New commitments for worker involvement

1 October 2015

The long-awaited Health and Safety at Work Act 2015 will come into force on 4 April 2016, and it includes a series of obligations concerning worker engagement, participation and representation.  Although these matters are currently provided for in the Health and Safety in Employment Act 1992, the Act is more prescriptive in this area and will establish new obligations. 

The primary duty-holder under the Act will be a 'person conducting a business or undertaking' (PCBU).  This article aims to assist PCBUs by summarising these new obligations and suggesting what they might look like in practice so that PCBUs are prepared when the provisions come into force next year.  

PCBUs in the mining sector should also be aware that the Act will establish further obligations for that sector (see Schedule 3 to the Act).

Worker engagement and participation

Under the Act, a PCBU will have a duty to:

…so far as is reasonably practicable, engage with workers –
(a) who carry out work for the business or undertaking; and
(b) who are, or are likely to be, directly affected by a matter relating to work health or safety.

The circumstances in which a PCBU will be required to engage with workers on health and safety matters are broadly defined.  They include when a PCBU is identifying hazards and assessing risks in relation to its work, in developing health and safety procedures and worker participation practices (referred to below), and in determining work groups (also discussed below).

Note that the Act's definition of 'worker' is not limited to employees, and includes contractors, subcontractors, employees of a labour hire company, apprentices and trainees.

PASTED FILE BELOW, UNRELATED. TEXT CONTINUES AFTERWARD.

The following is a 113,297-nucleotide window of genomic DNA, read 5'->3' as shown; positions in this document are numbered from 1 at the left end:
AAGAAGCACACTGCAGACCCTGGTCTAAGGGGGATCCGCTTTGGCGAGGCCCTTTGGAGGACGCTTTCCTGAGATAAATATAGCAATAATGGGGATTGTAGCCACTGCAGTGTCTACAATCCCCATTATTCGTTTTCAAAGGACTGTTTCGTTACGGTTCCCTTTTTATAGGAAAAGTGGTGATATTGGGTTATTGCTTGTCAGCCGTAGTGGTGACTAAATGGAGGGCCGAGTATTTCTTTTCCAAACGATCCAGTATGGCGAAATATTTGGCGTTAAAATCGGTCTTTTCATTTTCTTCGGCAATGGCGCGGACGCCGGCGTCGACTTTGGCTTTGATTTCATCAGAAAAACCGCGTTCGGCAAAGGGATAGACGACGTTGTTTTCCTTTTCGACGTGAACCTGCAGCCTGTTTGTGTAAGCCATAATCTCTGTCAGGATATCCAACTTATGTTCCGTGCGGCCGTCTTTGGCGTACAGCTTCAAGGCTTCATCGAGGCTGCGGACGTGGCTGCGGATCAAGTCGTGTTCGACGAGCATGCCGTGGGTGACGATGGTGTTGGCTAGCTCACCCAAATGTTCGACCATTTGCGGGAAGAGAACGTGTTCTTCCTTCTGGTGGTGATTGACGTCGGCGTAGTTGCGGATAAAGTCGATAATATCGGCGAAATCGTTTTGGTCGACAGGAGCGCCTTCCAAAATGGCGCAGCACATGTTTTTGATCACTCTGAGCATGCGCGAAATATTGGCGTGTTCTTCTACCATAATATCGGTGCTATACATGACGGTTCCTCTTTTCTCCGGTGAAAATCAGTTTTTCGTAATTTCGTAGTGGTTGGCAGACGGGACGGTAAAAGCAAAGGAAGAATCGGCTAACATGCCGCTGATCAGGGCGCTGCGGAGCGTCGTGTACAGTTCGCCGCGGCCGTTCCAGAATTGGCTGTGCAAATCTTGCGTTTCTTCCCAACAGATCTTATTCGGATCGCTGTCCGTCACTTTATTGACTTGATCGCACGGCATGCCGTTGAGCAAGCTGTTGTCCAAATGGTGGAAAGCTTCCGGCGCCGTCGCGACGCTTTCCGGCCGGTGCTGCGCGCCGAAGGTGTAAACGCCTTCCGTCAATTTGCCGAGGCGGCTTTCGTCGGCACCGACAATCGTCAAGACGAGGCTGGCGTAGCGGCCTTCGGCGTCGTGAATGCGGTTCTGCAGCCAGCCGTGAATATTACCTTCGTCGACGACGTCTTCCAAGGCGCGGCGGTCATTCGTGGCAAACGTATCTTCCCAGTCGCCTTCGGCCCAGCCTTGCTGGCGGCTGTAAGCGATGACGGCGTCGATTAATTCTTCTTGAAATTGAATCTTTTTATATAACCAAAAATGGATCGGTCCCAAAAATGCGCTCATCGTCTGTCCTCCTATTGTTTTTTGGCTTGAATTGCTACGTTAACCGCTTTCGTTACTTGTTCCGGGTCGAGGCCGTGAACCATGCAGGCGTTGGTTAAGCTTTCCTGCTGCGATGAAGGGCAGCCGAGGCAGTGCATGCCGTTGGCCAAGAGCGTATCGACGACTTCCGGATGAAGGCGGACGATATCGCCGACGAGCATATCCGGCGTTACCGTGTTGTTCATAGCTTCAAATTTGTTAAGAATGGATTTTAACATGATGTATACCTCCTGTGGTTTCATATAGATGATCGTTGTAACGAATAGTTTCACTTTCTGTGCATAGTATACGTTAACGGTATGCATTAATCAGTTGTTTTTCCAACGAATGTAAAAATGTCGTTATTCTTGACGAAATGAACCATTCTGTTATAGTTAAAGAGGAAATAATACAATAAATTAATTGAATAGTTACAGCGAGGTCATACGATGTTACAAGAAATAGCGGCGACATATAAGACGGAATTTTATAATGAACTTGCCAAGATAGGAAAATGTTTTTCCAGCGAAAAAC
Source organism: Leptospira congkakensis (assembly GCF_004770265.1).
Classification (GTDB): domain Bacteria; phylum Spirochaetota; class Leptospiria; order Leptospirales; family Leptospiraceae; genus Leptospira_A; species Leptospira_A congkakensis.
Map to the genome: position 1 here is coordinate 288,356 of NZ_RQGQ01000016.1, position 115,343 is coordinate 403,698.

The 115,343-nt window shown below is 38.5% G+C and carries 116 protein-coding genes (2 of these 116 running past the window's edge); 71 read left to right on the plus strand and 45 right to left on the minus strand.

A PCBU's duty of engagement will involve:

  • Sharing relevant information with workers
  • Giving workers a reasonable opportunity to express their views, raise issues, and contribute to decision-making processes on health and safety matters

  • Taking workers' views on health and safety into account in decision-making

  • Informing workers of the outcomes of work engagement in a timely manner (ie after consulting with workers on a particular health and safety matter, advising them what the decision is and the reasons for it).

In addition, PCBUs will be obliged to have practices that "provide reasonable opportunities for workers who carry out work for the business or undertaking to participate effectively in improving work health and safety…on an ongoing basis" ('worker participation practices').  In designing these, PCBUs must comply with any industry-specific requirements, and take into account any relevant codes of practice.

Such practices could include establishing or maintaining a health and safety committee and consulting with workers through that committee.  Managers could also make health and safety a regular item for meetings, and workers could be given the opportunity to provide their views about health and safety issues through a designated email address or intranet space.

It will be an offence not to comply with the duties summarised above.  A maximum fine of $100,000 (or $20,000 where the PCBU is an individual) may be imposed for a failure to comply.

Health and safety representatives and work groups

The Act provides a series of functions and powers for health and safety representatives.  These include representing workers in relation to health and safety, investigating complaints, monitoring health and safety measures, inquiring into potential risks, making recommendations, providing feedback to their PCBU and promoting the interests of workers.

The Act will not require every workplace to have a representative.  However, if a worker notifies a PCBU that they would like a representative to be elected, the PCBU will have to respond to their request following the process set out in the Act (discussed below).

Generally speaking, representatives will only represent workers in their own 'work group'.  Where a worker requests the election of a representative, the relevant PCBU will have to determine the work groups that make up the business or undertaking (and engage with workers in doing so).   

Determination of work groups

The default position provided for in the Act is that a work group is made up of all of the workers of a business or undertaking.  However, a PCBU will be able to determine alternative work groups if it considers that the default position "would be inappropriate having regard to the structure of the business or undertaking."  This might be the case where, for example, various different types of work are carried out in the PCBU and health and safety issues could better be addressed by having a work group for each type of work, or where work is carried out at different locations and this makes it impracticable to have one work group for the PCBU.